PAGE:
ACM Education Policy Group Applauds Use of Computing Course to Meet Math Requirement
Achieve, Inc., Dana Center Develop List of Rigorous Fourth-Year Courses for High School Seniors
Contact: Sara Appleyard
June 12, 2008, New York, NY –As a major endorsement of the importance of computer science education in today’s K-12 classrooms, an independent review conducted by the Dana Center and Achieve, Inc. selected Advanced Placement (AP) Computer Science A as meeting its high standards for a fourth-year, post-Algebra II, mathematics capstone course for high school seniors. The Association for Computing Machinery’s (ACM) Education Policy Committee and the Computer Science Teachers Association (CSTA) applaud the recommendation for this rigorous computing course to be offered to high school students to maintain the necessary momentum of their mathematics education in that crucial fourth year.
Achieve and the Charles A. Dana Center at University of Texas-Austin collaborated on this web-based effort to offer tools and resources to mathematics educators to ensure that K-12 mathematics education prepares students for college and careers, including fourth year high school or "capstone" courses. More information about the capstone courses, as well as the other resources, can be found on the Dana Center's Mathematics Benchmarks site.
"Achieve and the Dana Center's selection of a computing course as a capstone for high school students communicates computing's important place among higher-level STEM education courses," stated Chris Stephenson, executive director of CSTA. "The decision also reaffirms the intrinsic connection between computing and mathematics, and the importance of these subjects for all students in the 21st century."
Bobby Schnabel, chair of ACM's Education Policy Committee and dean, School of Informatics, Indiana University, added that, "This important designation of computing as a way to solidify and build math skills is an initial part of an important conversation about where to place computing courses in the K-12 curriculum. We look forward to working with Achieve and other organizations to further develop the math-computing connections throughout all grade and age levels."
Achieve's fourth-year capstone courses in mathematics for high school seniors provide opportunities to maintain and extend prior mathematics knowledge, as well as encourage a positive attitude towards mathematics for high school students who, in the past, may have avoided extended study. A fourth year of math also prevents a loss of mathematics knowledge between high school and college, when students will again be required to apply those skills. The capstone course signals a successful completion of a progression of mathematics content throughout grades K–12, as outlined by Achieve's full American Diploma Project benchmarks' recommendations.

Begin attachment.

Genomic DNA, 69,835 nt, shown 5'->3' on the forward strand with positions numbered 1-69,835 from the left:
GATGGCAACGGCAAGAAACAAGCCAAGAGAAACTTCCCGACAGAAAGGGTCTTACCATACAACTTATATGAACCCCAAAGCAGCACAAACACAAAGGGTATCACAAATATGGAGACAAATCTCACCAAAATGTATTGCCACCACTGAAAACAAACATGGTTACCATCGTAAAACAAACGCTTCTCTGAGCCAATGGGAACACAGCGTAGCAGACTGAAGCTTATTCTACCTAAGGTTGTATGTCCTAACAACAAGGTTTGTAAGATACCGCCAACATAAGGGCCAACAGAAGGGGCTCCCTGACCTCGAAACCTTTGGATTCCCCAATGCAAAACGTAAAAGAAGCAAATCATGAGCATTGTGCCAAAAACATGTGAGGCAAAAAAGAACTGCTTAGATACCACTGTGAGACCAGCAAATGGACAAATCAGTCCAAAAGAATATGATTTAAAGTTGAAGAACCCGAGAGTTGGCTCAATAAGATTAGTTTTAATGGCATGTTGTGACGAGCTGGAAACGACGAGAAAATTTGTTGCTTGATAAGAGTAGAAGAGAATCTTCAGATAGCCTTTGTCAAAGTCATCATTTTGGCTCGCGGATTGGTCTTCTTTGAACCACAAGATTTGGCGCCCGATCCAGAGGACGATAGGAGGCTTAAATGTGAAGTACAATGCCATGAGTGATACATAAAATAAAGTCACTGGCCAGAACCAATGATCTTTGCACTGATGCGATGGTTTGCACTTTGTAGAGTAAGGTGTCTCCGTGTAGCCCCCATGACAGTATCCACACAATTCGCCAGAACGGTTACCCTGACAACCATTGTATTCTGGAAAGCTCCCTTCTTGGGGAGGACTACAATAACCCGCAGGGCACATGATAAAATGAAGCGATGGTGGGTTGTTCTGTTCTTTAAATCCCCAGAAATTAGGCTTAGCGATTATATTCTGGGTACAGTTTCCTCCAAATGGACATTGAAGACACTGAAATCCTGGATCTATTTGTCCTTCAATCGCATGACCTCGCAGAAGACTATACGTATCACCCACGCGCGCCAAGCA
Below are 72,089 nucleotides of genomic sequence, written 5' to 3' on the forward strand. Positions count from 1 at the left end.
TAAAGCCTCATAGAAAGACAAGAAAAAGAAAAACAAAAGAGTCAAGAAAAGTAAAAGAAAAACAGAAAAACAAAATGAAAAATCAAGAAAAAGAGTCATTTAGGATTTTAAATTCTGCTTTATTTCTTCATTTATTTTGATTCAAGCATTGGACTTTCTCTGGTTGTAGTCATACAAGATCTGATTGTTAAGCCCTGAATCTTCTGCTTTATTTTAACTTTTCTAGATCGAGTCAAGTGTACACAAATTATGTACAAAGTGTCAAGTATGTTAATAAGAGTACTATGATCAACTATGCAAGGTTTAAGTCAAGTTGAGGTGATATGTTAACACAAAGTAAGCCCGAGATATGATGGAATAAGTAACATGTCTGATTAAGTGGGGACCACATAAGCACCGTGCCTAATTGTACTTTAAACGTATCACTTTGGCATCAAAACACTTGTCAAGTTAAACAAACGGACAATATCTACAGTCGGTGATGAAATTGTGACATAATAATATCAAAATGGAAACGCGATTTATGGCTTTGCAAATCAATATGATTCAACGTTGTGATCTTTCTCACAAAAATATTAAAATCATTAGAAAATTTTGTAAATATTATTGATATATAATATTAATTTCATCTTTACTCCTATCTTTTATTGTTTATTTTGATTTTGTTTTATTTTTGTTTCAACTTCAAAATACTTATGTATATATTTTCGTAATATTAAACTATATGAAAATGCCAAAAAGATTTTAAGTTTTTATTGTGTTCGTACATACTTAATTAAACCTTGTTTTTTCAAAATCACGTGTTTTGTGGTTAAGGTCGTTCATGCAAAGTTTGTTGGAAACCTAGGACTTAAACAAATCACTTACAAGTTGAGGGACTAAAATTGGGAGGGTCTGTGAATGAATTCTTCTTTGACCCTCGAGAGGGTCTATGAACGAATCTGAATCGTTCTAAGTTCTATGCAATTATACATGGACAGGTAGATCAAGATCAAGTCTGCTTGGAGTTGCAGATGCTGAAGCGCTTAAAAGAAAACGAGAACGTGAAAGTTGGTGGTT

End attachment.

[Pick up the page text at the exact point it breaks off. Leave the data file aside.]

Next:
"Research has shown that there is a positive association between a fourth year of mathematics study in high school and preparation for postsecondary education—including lower remediation rates," stated Sandy Boyd, vice president, advocacy and outreach, Achieve, Inc. "Whether graduates are entering higher education or the workplace, they need the ability to use complex reasoning and solve problems. These are precisely the skills that are developed in higher-level mathematics courses, and will best prepare graduates for success in college and the world of work."
CSTA is a membership organization that works to support and promote the teaching of computer science at the K-12 level by providing opportunities for teachers and students to better understand computing disciplines. It was launched by the Association for Computing Machinery (ACM) to ensure that teachers have the tools they need to build students interest in computer science careers. ACM's Education Policy Committee was created to develop initiatives aimed at shaping national education policies that impact the computing field.
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The Computer Science Teachers Association (CSTA) is a membership organization that supports and promotes the teaching of computer science and the other computing disciplines by providing opportunities for K-12 teachers and students to better understand the computing disciplines and to more successfully prepare themselves to teach and to learn. CSTA provides its more than 400 members with resources, research, and professional development opportunities. http://csta.acm.org.
ACM, the Association for Computing Machinery www.acm.org, is the world's largest educational and scientific computing society, uniting computing educators, researchers and professionals to inspire dialogue, share resources and address the field's challenges. ACM strengthens the computing profession's collective voice through strong leadership, promotion of the highest standards, and recognition of technical excellence. ACM supports the professional growth of its members by providing opportunities for life-long learning, career development, and professional networking.